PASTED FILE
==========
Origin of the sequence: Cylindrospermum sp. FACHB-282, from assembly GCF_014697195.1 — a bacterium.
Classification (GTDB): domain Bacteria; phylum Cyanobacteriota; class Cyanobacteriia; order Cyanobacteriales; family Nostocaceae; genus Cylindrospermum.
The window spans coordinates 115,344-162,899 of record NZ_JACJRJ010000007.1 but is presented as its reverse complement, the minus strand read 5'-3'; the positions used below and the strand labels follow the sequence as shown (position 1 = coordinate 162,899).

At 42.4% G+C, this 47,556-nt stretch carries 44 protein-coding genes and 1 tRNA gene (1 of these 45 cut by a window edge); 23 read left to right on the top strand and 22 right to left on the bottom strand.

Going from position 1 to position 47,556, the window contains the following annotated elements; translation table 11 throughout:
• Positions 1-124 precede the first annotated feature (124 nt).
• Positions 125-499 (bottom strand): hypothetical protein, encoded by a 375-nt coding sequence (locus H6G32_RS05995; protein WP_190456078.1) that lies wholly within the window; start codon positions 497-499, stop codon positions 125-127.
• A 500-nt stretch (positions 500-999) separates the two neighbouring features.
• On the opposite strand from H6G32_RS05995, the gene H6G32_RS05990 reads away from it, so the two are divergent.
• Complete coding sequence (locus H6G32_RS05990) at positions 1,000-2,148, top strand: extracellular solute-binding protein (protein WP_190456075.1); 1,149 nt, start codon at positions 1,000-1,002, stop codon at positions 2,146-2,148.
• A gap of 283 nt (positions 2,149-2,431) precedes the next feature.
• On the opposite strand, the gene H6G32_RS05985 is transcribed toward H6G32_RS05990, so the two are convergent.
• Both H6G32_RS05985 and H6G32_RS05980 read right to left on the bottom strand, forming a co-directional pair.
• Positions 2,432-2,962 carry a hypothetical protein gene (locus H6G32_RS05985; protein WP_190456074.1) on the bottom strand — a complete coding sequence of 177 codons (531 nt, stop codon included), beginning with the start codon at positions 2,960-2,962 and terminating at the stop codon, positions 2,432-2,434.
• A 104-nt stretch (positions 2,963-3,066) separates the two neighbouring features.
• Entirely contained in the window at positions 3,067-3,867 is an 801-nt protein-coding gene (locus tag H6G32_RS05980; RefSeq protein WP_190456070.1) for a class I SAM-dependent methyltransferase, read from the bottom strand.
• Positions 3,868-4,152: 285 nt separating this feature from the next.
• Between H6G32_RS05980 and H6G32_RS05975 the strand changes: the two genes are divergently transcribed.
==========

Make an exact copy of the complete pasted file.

Origin of the sequence: Cylindrospermum sp. FACHB-282, from assembly GCF_014697195.1 — a bacterium.
Classification (GTDB): domain Bacteria; phylum Cyanobacteriota; class Cyanobacteriia; order Cyanobacteriales; family Nostocaceae; genus Cylindrospermum.
The window spans coordinates 115,344-162,899 of record NZ_JACJRJ010000007.1 but is presented as its reverse complement, the minus strand read 5'-3'; the positions used below and the strand labels follow the sequence as shown (position 1 = coordinate 162,899).

At 42.4% G+C, this 47,556-nt stretch carries 44 protein-coding genes and 1 tRNA gene (1 of these 45 cut by a window edge); 23 read left to right on the top strand and 22 right to left on the bottom strand.

Going from position 1 to position 47,556, the window contains the following annotated elements; translation table 11 throughout:
• Positions 1-124 precede the first annotated feature (124 nt).
• Positions 125-499 (bottom strand): hypothetical protein, encoded by a 375-nt coding sequence (locus H6G32_RS05995; protein WP_190456078.1) that lies wholly within the window; start codon positions 497-499, stop codon positions 125-127.
• A 500-nt stretch (positions 500-999) separates the two neighbouring features.
• On the opposite strand from H6G32_RS05995, the gene H6G32_RS05990 reads away from it, so the two are divergent.
• Complete coding sequence (locus H6G32_RS05990) at positions 1,000-2,148, top strand: extracellular solute-binding protein (protein WP_190456075.1); 1,149 nt, start codon at positions 1,000-1,002, stop codon at positions 2,146-2,148.
• A gap of 283 nt (positions 2,149-2,431) precedes the next feature.
• On the opposite strand, the gene H6G32_RS05985 is transcribed toward H6G32_RS05990, so the two are convergent.
• Both H6G32_RS05985 and H6G32_RS05980 read right to left on the bottom strand, forming a co-directional pair.
• Positions 2,432-2,962 carry a hypothetical protein gene (locus H6G32_RS05985; protein WP_190456074.1) on the bottom strand — a complete coding sequence of 177 codons (531 nt, stop codon included), beginning with the start codon at positions 2,960-2,962 and terminating at the stop codon, positions 2,432-2,434.
• A 104-nt stretch (positions 2,963-3,066) separates the two neighbouring features.
• Entirely contained in the window at positions 3,067-3,867 is an 801-nt protein-coding gene (locus tag H6G32_RS05980; RefSeq protein WP_190456070.1) for a class I SAM-dependent methyltransferase, read from the bottom strand.
• Positions 3,868-4,152: 285 nt separating this feature from the next.
• Between H6G32_RS05980 and H6G32_RS05975 the strand changes: the two genes are divergently transcribed.